So wow. I finally completed Okami.
I didn’t try to do all the side quests or collect all the items. I didn’t just do a full-tilt run through… there’s some extra gathering and grinding because I didn’t really know what would be necessary to complete the main objectives. Now that I know what the main narrative is, and have a good idea what abilities are needed to reach hidden items, I could do another run-through, and even without looking at a guide any further, complete it with a pretty high percentage.
But I’m not going to go through the game again. And here’s why: It is just too long.
It seems odd to me that this game has so many aspects of a long RPG (that most people would probably play through once, maybe trying to complete as much incidental stuff as possible) and many aspects of a collectible-heavy action game like Super Mario Galaxy (that folks might play over and over again to get better grades on each level and find all the shit).
Okami is another in a huge array of action-RPG games, the definition of which varies from gamer to gamer….with Okami seeming to skew heavily to the action side. You move and fight in real-time… and it is possible to run from one end of the kingdom to the other without using the overworld map. Like Odin Sphere or Muramasa your characters strength and survivability are greatly affected by the RPG elements, the items and leveling up. My problem with Okami is a lot like the issues I had with Odin Sphere. Even long action games tend to be a more distilled gaming experience compared to RPGs. When an action game tries to BE an RPG… in some misguided attempt to provide value for money or something… then it overstays its welcome. Okami took me fifty hours to complete. At 25 or 30 hours it would’ve been more than a good buy (play time-wise). If I’d tried to find all the items and do all the side missions I can’t imagine how inflated my time would’ve been. And Okami is beautiful and slick, but it ain’t THAT beautiful and slick.
If you’ve read any of my posts on Odin Sphere, my feelings about Okami would read very similarly. It is very beautiful, it has a wonderful soundtrack, and the story is cool and funny at times, with a lot of characters, some of which are quite memorable. So the aesthetics are firing on all cylinders. It doesn’t recycle scenery as much as Odin Sphere did, but other aspects of the game drag on and on and on. Boss fights in particular a hugely long AND recycled. You fight Orochi, the major villain of piece three times… and none of them are quick.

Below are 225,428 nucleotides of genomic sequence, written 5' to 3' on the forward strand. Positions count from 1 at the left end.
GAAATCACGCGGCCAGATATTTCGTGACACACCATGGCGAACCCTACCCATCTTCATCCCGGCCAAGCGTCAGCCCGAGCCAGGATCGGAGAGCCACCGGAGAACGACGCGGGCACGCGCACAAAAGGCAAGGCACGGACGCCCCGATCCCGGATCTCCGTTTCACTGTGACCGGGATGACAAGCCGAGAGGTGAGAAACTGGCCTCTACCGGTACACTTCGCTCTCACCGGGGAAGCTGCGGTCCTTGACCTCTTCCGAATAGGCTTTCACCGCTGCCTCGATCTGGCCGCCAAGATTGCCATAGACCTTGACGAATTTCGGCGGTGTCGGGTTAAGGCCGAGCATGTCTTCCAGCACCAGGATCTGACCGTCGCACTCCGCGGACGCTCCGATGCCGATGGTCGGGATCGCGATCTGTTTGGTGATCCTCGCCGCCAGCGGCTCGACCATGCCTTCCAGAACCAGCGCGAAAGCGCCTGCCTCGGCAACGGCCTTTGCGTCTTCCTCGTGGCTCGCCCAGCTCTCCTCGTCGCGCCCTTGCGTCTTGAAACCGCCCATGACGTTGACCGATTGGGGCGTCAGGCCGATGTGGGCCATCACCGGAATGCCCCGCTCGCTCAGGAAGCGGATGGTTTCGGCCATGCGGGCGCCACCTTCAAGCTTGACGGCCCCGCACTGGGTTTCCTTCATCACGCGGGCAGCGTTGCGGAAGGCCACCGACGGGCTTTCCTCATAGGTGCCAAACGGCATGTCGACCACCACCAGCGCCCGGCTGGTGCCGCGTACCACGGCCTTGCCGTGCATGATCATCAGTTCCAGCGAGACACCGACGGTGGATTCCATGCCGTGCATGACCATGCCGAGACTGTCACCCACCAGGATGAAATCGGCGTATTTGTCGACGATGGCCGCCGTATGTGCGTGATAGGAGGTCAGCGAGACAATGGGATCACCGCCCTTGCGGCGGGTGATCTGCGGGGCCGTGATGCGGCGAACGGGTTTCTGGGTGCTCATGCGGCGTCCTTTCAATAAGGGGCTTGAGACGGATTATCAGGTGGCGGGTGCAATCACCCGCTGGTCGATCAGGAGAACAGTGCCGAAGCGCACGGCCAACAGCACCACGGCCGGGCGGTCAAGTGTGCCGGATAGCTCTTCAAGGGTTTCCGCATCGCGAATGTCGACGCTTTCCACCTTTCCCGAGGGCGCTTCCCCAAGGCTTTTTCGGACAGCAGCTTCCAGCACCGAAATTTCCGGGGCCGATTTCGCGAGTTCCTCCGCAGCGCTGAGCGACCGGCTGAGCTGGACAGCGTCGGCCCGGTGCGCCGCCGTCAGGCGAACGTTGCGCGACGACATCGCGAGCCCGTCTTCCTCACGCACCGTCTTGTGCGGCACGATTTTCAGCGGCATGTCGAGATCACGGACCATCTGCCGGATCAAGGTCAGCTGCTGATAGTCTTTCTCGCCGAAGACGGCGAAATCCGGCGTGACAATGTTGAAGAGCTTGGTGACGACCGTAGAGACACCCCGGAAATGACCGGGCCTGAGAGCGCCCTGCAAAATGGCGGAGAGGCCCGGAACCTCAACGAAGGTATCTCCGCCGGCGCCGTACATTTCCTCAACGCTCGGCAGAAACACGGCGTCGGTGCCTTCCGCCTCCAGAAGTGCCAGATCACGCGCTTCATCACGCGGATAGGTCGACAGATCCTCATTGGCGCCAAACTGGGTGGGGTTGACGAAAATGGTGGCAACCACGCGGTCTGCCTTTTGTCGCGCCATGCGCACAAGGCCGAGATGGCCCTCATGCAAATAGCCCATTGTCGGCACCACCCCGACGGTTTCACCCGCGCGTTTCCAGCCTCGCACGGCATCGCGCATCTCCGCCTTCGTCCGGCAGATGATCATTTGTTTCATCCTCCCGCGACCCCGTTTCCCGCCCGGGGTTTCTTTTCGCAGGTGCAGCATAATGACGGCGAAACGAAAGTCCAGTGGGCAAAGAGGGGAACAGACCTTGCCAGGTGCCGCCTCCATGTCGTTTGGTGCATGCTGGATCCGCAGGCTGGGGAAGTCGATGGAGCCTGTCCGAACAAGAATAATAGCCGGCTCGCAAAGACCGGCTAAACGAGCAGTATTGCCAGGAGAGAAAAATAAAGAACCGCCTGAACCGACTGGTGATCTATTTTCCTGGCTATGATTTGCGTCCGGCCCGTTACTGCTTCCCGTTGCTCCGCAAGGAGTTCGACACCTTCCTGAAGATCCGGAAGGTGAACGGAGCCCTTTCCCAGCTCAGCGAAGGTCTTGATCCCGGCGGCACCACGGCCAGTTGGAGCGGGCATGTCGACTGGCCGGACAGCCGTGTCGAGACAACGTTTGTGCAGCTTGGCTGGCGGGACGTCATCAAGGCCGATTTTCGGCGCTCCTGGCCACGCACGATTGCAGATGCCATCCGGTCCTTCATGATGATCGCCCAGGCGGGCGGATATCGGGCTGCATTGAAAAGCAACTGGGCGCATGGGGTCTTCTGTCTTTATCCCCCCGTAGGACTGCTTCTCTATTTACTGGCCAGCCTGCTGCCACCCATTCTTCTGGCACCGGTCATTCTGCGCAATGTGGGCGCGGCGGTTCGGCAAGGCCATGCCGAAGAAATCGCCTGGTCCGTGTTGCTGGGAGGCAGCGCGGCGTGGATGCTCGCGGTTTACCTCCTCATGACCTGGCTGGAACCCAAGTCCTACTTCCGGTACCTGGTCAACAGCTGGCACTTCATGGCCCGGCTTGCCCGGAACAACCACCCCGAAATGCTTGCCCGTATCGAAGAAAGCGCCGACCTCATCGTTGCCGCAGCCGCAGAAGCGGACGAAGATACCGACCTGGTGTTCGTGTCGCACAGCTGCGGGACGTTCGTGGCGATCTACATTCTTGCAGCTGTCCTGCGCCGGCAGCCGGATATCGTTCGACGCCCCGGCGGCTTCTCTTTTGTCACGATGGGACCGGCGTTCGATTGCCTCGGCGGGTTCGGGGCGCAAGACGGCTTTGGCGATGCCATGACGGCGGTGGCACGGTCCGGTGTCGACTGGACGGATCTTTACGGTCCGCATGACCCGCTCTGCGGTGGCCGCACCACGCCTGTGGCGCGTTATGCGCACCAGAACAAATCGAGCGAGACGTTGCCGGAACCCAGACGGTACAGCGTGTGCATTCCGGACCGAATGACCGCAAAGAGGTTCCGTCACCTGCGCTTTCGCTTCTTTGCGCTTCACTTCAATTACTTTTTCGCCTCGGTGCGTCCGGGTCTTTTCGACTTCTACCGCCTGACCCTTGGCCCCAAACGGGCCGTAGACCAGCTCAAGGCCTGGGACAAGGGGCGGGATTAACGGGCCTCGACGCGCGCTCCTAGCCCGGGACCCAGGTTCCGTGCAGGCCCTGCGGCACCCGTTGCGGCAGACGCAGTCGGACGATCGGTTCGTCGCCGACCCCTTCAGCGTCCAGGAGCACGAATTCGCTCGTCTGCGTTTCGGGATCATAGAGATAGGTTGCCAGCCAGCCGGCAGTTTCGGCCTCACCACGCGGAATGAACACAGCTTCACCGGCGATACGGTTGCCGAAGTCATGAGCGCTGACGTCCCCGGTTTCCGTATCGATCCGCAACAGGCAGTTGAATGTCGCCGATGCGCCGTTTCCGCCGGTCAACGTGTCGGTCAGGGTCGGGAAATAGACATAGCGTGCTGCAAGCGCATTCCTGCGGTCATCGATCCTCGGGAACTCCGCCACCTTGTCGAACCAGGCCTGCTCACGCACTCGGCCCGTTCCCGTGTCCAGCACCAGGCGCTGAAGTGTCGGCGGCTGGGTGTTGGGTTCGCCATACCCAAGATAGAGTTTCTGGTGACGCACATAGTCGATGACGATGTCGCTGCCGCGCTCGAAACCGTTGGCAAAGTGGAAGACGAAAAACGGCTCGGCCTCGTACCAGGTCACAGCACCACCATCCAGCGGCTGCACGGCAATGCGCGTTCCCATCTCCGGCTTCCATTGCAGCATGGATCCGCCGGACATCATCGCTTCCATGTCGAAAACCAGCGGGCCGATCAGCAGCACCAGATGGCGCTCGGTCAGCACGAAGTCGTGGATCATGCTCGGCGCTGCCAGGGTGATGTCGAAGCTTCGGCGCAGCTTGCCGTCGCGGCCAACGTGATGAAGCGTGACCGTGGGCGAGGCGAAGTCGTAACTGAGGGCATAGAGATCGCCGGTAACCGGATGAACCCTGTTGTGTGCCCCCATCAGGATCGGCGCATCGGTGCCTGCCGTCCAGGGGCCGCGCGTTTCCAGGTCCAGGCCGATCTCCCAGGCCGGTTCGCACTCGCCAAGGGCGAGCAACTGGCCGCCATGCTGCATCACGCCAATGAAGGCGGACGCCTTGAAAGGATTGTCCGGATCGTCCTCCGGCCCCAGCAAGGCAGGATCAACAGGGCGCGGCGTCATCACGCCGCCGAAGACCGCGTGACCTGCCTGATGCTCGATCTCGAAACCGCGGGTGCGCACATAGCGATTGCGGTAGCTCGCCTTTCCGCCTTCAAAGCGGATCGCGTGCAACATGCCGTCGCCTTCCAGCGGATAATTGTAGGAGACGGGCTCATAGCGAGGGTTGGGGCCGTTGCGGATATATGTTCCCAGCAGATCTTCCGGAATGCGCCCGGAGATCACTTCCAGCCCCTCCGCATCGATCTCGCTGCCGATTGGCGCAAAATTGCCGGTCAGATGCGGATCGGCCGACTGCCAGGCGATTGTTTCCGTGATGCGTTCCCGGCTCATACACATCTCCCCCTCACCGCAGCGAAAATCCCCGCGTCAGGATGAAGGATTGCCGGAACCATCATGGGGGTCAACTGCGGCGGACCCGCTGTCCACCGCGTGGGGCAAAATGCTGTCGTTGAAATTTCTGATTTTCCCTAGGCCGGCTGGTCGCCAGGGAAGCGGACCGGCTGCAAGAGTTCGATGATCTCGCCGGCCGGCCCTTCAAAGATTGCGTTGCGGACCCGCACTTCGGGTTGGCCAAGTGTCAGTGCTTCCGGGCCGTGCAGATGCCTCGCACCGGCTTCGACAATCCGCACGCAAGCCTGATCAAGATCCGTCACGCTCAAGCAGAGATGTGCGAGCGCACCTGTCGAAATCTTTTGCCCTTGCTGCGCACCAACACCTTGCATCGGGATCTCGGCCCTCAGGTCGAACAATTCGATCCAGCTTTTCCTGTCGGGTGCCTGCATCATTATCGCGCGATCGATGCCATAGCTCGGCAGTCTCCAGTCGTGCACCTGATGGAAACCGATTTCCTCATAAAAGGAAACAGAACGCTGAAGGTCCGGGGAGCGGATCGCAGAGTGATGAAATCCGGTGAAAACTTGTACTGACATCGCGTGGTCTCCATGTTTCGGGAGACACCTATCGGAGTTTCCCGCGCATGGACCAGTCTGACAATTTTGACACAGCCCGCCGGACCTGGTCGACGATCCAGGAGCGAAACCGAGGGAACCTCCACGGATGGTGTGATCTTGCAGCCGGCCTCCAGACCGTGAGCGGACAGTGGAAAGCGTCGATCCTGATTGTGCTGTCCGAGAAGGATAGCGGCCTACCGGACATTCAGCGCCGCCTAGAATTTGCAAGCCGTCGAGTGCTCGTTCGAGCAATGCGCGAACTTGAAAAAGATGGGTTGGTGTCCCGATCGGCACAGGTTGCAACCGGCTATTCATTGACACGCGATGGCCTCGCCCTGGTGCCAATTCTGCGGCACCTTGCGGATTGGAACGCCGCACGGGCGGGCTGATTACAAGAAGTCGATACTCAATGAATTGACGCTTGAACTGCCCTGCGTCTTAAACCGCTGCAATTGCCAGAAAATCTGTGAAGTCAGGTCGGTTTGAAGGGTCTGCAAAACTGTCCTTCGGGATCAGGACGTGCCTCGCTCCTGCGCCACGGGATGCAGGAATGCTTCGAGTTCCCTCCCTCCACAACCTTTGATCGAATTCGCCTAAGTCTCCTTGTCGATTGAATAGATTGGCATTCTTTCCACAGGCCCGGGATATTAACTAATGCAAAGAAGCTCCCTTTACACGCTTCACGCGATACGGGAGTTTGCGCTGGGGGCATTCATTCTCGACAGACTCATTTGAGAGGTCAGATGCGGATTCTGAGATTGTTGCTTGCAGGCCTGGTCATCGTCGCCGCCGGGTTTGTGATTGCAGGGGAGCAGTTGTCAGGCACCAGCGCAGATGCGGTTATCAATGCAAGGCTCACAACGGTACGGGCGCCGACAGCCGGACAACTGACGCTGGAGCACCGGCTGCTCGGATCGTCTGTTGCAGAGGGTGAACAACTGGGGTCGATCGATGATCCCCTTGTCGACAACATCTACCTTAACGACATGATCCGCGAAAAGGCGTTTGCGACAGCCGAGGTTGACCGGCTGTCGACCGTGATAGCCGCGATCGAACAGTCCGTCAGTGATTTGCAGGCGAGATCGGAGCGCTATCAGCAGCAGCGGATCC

The whole game illustrates the adage ‘too much of a good thing’. You can get sick of you favorite food if you eat enough of it. Okami threw new missions, new characters, and new locations at me, and I still got sick of it after the first half. There have been a number of times I’ve tucked in with a long book, or a huge game and enjoyed it. But the mechanics of this game just speak to a more focused play experience than it turned out to be. When these guys formed a different company and produced Bayonetta I think they figured out what works. Bayonetta has A LOT in common with this game apart from the style of the artwork… but is much shorter and more focused, while still having aspects you can dig into and explore. You get graded on your performance for each battle in Okami, just like in Bayonetta. There’s a lot of skill and technique involved, choosing the correct weapon and practicing enough to get good and kill the monsters as quickly as possible, just like Bayonetta. There is no method to jump right back to a sub-level without replaying the whole campaign, which is decidedly NOT like Bayonetta. They’ve got this whole action/combat thing going on, but it is inextricably woven into this GIANT story.
Ever play one of those games where the objectives, steps towards objectives, or puzzles are so obtuse you’d swear they are in there just so you have to buy the guidebook? Yeah, Okami has some of those. Japanese mentality being different and all that, there were times when some of what the game wanted from me was just impossible to figure out. It might be a puzzle, or it might be ‘where to go next’ based on some obscure hint an NPC gave out. The game keeps a log of objectives and hints but some of it was just so oblique I couldn’t manage it. I probably looked at an online guide about five times through the course of the game. I’m not proud of that, but four of those times I went ‘how the fuck did they expect me to know that?’. So there you go.
I can’t say it’s a bad game. It looks like no other game and it is obvious that the designers put their all into it. I’m a game aesthetics whore, so there is a lot about Okami that really speaks to me. But, it kind of sucks for such a huge, beautiful, expansive game to make me say that I’m glad its over.
But I’m glad its over.
(image kyped from GameFAQs)